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wes williams

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Everything posted by wes williams

  1. They have just re-broadcast a shortened 30 minute version of the programme here which appears to be available for about 3 weeks.
  2. Thanks for your replies folks. I finally got to page 2 a few hours after posting, so whatever it was it cleared up in the late evening. I've now managed to find reports of over 50 Case instruments here and on the net, so hope to write something a bit more detailed for the history forum.
  3. I'm currently trying to search for any "George Case" concertinas reported to the site. I managed to get the first page up (of about 8 pages / 184 items) and went through it (quite a few minutes). But when I tried to get to the second page I got a message about a problem and waiting a certain number of seconds before making another search. I used my browser back button to get back to the first page, tried to get to the second page a couple times and just got the same message with an ever increasing wait time. I've not had any success getting beyond the first page. I realise that this is probably an anti-hacking measure, but what am doing wrong, or is there any way I can get to page 2 etc ?
  4. Dawkins is listed at 17 Charterhouse St, Holborn in an 1882 Post Office directory, so your instrument may not be the type Dave has assumed above. The number of buttons on it might give us a clue, as different types have different series of numbers.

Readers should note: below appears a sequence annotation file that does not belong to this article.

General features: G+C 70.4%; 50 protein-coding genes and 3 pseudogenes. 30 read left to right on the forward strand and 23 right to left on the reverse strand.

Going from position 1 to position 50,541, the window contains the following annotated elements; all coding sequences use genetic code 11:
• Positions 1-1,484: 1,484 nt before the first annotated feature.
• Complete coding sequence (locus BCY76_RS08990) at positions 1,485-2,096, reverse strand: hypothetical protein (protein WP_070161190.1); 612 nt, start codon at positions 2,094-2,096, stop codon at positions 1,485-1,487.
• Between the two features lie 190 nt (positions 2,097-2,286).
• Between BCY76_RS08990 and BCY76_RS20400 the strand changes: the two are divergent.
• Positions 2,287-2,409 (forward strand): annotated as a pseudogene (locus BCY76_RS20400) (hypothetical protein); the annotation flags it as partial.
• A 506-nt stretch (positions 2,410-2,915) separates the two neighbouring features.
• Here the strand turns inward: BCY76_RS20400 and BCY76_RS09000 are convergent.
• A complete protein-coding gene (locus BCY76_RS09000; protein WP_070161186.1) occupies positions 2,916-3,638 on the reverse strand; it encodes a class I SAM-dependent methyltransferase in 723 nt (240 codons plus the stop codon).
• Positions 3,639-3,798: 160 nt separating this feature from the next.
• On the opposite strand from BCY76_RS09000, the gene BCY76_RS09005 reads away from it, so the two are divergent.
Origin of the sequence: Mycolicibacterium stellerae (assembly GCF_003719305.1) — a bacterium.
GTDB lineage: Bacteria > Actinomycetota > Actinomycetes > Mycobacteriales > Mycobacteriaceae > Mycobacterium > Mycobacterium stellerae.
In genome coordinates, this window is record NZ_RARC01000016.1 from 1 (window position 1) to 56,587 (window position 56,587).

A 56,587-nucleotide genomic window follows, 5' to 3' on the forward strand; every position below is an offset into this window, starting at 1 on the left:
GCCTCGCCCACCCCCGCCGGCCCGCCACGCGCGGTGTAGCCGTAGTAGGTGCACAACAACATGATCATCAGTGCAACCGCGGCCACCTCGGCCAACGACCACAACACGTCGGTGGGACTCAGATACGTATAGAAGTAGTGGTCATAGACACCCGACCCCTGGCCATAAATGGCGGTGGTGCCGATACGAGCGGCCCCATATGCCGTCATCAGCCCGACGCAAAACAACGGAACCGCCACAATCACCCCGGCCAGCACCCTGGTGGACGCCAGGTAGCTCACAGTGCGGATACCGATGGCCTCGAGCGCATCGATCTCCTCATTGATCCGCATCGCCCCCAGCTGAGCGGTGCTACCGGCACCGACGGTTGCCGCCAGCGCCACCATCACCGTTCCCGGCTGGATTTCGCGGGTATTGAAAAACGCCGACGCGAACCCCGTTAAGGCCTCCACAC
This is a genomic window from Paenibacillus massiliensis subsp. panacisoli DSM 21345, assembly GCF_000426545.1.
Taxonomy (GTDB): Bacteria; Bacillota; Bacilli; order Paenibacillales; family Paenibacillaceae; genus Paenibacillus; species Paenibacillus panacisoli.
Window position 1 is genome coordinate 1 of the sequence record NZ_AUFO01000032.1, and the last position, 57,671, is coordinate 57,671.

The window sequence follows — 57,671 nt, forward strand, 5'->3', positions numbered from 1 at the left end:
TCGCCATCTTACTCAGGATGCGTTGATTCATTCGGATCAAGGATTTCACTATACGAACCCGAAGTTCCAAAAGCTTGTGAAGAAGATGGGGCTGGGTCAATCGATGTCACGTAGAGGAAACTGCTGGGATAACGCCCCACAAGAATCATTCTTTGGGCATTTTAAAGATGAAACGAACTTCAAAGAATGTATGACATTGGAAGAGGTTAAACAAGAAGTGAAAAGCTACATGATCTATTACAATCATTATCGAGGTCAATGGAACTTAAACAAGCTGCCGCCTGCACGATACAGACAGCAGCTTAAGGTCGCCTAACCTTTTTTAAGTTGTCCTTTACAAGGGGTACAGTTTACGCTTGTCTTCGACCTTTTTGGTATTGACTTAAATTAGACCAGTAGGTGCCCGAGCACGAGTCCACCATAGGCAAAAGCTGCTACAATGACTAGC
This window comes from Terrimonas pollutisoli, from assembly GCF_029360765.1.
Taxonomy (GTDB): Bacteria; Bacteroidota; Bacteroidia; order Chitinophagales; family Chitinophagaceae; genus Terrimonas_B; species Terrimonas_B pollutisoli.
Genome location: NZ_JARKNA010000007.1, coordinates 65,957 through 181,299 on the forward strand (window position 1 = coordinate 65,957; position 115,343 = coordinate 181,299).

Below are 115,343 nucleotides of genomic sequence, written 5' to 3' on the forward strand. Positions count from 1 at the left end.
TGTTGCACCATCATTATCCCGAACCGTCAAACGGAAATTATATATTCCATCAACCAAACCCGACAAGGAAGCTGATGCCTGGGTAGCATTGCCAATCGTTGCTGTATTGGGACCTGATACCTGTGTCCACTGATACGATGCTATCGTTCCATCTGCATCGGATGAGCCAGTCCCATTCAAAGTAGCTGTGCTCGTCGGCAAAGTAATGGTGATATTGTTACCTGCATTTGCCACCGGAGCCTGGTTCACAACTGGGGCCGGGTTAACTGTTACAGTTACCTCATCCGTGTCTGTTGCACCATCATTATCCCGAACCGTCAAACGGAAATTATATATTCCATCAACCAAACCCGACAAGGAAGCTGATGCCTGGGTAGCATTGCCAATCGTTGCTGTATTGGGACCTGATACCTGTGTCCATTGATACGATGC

5. Its probably worth bringing this thread up to date, so more recent additions on the Chidleys can be found at Chris Flint's Joseph Scates Concertinas site.
  6. The current estimates for 12112 is 1869, and for 164895 is 1899.
  7. Dowright sent me this observation on the change between Louis Lachenal and Lachenal & Co: No 19070 is the first English for which we have a Lachenal & Co. label. But No. 22717 is the highest one for which we have a Louis Lachenal label. Clearly, Lachenal & Co. owners had a stock of leftover Louis Lachenal circular pan labels. In some cases, they cut the "Louis Lachenal" off of the pan label (for example, No. 21644), but it was not cut off on others.
  8. Dawkins was at 6, 7, 8 Little Warner St from the mid 1860s and had left by 1882, so the 5 digit number could be correct and would date to circa 1876.
  9. Maccann 1335 was reported to the Lachenal Project by Barleycorn Concertinas, with a similar description of '2 long sides' sometime in the last 30 years, so there's a bit of more recent history.